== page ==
Speech-language pathologists (SLPs) are highly-trained health professionals who work in the evaluation, diagnosis, and treatment of communication disorders and cognitive-communication disorders. For children with a speech, language, or developmental disorder, the symptoms can be frustrating and embarrassing. Abnormal speech habits can quickly become ingrained if not caught and corrected early-on; muscle memory and motor skills, in particular, can be challenging to retrain as a teenager or adult. Because there are a plethora of disorders that affect how a child speaks or understands language, speech-language pathologists are a crucial part of his or her treatment and education plan.
What Do Speech-language Pathologists Do?
Children with learning, speech, or language impairments can benefit from speech therapy. SLPs will work with your child (sometimes in collaboration with you!) to improve any of the following:
- Phonation and articulation: How we say speech sounds and put them together.
- Fluency: Children who have a fluency disorder will struggle with stuttering and/or stammering. Their speech may sound choppy, as they incorrectly space words or take breaths at the wrong time.
- Literacy: Speech and language impairments can overflow into how a child learns to read and write. SLPs will work to correct spelling, improve the flow of writing, and increase reading speed and comprehension.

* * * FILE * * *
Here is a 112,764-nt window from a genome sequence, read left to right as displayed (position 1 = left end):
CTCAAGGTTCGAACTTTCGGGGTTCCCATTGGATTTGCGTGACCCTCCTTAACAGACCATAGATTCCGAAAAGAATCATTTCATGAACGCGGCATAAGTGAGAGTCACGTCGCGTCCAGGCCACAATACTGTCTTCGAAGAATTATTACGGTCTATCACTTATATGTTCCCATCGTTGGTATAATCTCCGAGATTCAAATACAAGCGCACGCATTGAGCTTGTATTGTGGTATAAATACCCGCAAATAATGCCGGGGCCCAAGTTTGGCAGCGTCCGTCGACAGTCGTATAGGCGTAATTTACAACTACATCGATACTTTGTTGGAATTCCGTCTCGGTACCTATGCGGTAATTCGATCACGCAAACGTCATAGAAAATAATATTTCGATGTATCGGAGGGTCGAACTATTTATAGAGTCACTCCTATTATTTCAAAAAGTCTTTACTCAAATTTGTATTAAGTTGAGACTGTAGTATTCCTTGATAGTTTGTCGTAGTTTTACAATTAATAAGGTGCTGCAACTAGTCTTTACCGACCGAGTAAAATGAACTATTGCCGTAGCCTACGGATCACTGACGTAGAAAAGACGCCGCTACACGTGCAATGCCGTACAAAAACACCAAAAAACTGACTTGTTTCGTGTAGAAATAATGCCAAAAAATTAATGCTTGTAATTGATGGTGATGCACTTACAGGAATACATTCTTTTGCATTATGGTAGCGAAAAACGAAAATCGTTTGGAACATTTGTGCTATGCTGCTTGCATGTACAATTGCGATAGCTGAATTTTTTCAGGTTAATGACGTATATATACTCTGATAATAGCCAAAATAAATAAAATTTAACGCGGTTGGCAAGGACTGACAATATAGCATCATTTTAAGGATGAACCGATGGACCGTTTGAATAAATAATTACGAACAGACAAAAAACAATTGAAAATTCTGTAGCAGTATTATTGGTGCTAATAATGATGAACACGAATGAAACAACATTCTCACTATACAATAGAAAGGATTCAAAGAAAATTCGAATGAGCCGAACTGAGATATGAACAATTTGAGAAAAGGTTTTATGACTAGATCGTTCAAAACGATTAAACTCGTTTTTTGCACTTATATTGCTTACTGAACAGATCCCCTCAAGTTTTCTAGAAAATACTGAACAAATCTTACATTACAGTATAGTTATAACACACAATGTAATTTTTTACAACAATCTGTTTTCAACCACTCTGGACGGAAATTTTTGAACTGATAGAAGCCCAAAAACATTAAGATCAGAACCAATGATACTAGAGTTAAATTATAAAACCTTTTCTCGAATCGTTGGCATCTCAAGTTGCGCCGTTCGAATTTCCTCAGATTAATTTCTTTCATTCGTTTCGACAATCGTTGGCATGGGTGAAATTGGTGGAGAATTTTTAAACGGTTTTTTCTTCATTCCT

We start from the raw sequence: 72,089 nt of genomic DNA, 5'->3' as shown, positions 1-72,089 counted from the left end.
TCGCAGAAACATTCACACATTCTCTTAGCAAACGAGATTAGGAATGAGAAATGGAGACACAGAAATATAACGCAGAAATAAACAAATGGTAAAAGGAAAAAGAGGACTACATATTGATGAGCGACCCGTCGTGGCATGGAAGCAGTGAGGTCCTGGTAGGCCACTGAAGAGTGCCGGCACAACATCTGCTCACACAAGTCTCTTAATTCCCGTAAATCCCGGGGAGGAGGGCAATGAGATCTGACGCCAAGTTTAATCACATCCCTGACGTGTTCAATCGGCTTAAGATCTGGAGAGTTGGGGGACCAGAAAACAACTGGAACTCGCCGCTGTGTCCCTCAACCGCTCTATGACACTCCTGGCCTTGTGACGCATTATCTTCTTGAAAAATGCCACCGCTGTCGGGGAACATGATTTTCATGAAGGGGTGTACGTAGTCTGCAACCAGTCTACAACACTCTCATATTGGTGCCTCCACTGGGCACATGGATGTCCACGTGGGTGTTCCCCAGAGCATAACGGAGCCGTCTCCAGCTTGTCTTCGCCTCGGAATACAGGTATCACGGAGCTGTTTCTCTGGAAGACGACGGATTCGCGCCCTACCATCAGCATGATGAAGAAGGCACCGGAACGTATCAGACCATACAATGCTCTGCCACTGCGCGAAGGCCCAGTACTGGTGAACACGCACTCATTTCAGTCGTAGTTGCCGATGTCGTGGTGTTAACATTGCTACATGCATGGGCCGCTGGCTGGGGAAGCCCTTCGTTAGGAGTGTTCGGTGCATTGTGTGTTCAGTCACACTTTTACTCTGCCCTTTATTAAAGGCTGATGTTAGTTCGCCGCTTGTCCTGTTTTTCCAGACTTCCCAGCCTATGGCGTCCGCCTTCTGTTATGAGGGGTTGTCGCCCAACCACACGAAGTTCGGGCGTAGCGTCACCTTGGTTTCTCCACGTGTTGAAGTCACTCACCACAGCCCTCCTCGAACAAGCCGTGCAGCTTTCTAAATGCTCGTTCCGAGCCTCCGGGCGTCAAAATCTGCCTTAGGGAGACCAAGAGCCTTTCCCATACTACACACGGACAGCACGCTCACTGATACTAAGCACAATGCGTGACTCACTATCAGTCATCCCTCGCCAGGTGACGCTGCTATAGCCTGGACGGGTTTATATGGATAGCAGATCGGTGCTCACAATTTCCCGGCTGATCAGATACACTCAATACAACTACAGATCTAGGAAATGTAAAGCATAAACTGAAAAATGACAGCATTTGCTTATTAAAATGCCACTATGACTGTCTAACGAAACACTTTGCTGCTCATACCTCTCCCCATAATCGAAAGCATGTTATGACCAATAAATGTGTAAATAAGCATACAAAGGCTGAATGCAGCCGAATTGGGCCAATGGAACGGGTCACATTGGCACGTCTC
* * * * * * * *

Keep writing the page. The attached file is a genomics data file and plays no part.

- Motor issues: Children with swallowing or feeding disorders, as well as those with weak lip or mouth muscles, may need to retrain and exercise these areas to develop the proper movements.
- Resonance: Children with voice or hearing disorders may have a problem with the volume of their speech.
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Speech - Language Pathologists and Special Education
In the United States, school children with disabilities, including those with learning and developmental disabilities like autism, ADHD, and dyslexia, are eligible for evaluation and special education accommodations in the classroom under the Individuals with Disabilities Education Act (IDEA). When a disability-associated speech or language problem begins to affect a child’s academic performance adversely, an speech-language pathologist may take part in shaping a student’s Individual Education Plan (IEP). School-based SLPs work with school districts to provide on-site services to special education students. They work in public schools to help affected students improve their ability to perform well academically, improve literacy, and foster more natural social interaction. Speech-language pathology sessions may be incorporated into the classroom, be part of a small group meeting, or be one-on-one. When parental participation is crucial, after-school sessions are an option. In any situation, the principal focus will be on the specific needs of the child. While there is not a one-size-fits-all model for therapy, some common tactics include adding assistive technology to the student’s curriculum, creating checklists for vocal exercises, practicing rhymes and word games, working on writing and reading skills, and practicing phonemic awareness.
- asha.org - SLP